One-day shipping is really costly for Amazon. But it’s used to that.
Share Now on:
Amazon’s been offering free two-day shipping for a while. But things got a lot harder when it decided to offer to do it in one day.
“One of the big challenges with going from two-day shipping to one-day shipping is two-day shipping already used air freight,” said retail consultant Jason Goldberg. “You can’t actually make the planes fly faster to get products places more quickly.”
But you can move inventory closer to customers, said Beth Davis-Sramek, who teaches supply chain management at Auburn University. “The only way that they can do that is by adding more distribution centers,” she said.
Amazon has grown the square footage in its warehouse by 15% in the last year. One-day shipping has also meant changing the way the company delivers products. Goldberg said there are fewer chances to deliver in bulk.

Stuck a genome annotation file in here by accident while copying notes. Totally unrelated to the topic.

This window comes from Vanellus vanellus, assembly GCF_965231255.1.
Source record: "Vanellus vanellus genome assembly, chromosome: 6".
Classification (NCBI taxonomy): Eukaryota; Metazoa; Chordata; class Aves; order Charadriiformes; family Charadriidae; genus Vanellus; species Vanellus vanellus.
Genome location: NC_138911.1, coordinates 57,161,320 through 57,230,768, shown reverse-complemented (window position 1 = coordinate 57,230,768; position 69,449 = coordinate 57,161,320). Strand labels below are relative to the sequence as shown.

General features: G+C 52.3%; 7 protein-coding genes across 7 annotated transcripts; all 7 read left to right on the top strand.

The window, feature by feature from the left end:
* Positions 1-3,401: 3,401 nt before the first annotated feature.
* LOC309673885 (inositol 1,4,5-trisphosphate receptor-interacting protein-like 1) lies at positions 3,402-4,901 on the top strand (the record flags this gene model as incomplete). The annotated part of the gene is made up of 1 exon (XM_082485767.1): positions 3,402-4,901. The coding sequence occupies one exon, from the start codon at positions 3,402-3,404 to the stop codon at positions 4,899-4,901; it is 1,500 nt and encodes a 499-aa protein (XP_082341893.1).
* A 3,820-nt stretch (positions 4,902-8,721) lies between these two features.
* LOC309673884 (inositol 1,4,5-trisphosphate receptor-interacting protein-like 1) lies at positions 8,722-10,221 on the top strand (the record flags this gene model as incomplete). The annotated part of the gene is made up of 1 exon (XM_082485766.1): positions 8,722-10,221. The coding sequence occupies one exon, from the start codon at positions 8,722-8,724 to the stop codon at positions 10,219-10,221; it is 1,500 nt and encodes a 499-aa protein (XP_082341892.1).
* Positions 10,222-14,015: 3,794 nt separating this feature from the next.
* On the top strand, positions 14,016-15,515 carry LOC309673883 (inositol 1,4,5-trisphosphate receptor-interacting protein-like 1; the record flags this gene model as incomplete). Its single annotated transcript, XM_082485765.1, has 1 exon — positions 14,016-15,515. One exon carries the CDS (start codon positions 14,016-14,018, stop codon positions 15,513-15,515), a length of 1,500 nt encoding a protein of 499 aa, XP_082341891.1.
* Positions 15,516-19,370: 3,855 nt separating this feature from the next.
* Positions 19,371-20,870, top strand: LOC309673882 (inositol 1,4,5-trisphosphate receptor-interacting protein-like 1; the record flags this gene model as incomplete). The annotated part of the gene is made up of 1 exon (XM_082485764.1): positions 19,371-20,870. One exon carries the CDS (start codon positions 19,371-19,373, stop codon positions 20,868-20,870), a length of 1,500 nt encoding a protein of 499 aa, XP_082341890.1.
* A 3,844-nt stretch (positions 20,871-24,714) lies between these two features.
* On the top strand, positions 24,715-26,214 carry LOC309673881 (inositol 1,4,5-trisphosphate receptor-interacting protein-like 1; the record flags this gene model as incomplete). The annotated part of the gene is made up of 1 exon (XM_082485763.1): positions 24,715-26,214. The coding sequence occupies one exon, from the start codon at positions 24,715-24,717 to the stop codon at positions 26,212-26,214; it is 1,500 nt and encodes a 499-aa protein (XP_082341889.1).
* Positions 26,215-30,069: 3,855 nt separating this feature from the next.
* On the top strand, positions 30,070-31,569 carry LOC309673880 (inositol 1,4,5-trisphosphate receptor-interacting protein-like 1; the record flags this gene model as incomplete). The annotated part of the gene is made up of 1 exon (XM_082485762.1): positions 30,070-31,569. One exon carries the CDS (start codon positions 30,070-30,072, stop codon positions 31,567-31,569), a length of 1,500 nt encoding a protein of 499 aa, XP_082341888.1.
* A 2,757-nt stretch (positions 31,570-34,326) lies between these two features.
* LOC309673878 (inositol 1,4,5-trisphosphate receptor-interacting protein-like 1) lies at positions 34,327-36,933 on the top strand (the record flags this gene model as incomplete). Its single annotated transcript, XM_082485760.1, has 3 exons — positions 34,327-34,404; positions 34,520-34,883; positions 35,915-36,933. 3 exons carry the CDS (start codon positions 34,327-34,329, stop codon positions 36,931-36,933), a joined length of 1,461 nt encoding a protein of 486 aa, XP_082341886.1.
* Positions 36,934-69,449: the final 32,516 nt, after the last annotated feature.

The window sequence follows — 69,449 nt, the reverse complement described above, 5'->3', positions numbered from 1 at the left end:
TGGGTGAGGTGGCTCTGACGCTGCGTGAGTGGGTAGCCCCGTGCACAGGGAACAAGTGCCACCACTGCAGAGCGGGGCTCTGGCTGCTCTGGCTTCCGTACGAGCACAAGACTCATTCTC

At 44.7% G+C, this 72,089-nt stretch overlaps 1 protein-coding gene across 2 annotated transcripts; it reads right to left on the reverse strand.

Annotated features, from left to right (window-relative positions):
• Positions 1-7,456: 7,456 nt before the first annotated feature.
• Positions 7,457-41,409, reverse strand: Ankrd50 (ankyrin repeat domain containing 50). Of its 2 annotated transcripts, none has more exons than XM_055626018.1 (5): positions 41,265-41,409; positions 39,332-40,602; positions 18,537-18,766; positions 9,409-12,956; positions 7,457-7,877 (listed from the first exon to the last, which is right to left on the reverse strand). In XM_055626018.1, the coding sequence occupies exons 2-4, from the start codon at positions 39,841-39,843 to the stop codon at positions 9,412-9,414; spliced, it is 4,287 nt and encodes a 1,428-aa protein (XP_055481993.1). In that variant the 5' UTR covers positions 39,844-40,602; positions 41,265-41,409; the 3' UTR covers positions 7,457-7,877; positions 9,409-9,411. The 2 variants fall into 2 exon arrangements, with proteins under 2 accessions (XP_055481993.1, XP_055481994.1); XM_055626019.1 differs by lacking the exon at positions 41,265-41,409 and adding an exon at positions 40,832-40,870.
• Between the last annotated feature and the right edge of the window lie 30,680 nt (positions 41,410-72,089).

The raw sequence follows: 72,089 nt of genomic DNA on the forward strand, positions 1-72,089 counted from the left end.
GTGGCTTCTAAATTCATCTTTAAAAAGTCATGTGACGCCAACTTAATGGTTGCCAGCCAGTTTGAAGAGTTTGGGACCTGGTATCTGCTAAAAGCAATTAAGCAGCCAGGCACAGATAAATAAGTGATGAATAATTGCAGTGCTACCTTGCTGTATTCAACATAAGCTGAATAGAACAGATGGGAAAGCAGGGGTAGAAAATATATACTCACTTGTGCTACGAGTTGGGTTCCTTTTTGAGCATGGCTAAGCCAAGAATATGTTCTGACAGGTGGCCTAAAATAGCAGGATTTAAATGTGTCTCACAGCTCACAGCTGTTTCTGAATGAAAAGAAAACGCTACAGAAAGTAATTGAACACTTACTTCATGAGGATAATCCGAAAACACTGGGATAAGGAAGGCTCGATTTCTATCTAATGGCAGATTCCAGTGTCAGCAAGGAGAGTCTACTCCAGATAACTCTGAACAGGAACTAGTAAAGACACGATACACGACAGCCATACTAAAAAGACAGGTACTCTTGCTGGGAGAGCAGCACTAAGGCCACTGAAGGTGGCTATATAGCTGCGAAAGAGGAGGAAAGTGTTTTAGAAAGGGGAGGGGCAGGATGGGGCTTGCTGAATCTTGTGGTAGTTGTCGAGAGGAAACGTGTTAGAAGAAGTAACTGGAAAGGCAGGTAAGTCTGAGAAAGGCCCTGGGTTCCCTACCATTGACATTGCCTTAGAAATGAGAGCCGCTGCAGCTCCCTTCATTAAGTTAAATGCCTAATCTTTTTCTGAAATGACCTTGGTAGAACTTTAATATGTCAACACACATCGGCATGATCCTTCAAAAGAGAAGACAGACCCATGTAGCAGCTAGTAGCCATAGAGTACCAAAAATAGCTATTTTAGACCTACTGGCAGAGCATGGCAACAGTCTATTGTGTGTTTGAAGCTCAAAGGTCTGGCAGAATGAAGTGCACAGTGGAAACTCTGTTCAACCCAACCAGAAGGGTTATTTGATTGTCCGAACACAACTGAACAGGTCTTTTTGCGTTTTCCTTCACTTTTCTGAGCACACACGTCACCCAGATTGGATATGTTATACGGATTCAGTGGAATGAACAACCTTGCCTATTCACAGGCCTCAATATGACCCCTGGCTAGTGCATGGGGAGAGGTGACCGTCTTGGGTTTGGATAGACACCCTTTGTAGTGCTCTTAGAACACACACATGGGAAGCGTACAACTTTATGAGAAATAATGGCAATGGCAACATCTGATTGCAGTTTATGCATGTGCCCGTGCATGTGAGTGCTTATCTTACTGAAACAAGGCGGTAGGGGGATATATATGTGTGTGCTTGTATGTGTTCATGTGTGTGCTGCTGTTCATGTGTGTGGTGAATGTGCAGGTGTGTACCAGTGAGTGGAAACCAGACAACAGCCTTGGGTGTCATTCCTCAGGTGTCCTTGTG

“If you get to fill up an entire mail truck and send it to a sortation center, you get to maximize the amount of packages that are in that truck,” he said.
But if you’ve got to get a package to a person right away, you’re looking at more trips.
“When you’re driving stuff from individual vans at the fulfillment center to each customer, the cost per unit delivered is potentially higher,” Goldberg said.
But this is how Amazon operates. From the beginning it’s been willing to lose money in order to grow parts of its business or take over a market. It’s worked before.
If you’re a member of your local public radio station, we thank you — because your support helps those stations keep programs like Marketplace on the air. But for Marketplace to continue to grow, we need additional investment from those who care most about what we do: superfans like you.
Your donation — as little as $5 — helps us create more content that matters to you and your community, and to reach more people where they are – whether that’s radio, podcasts or online.
When you contribute directly to Marketplace, you become a partner in that mission: someone who understands that when we all get smarter, everybody wins.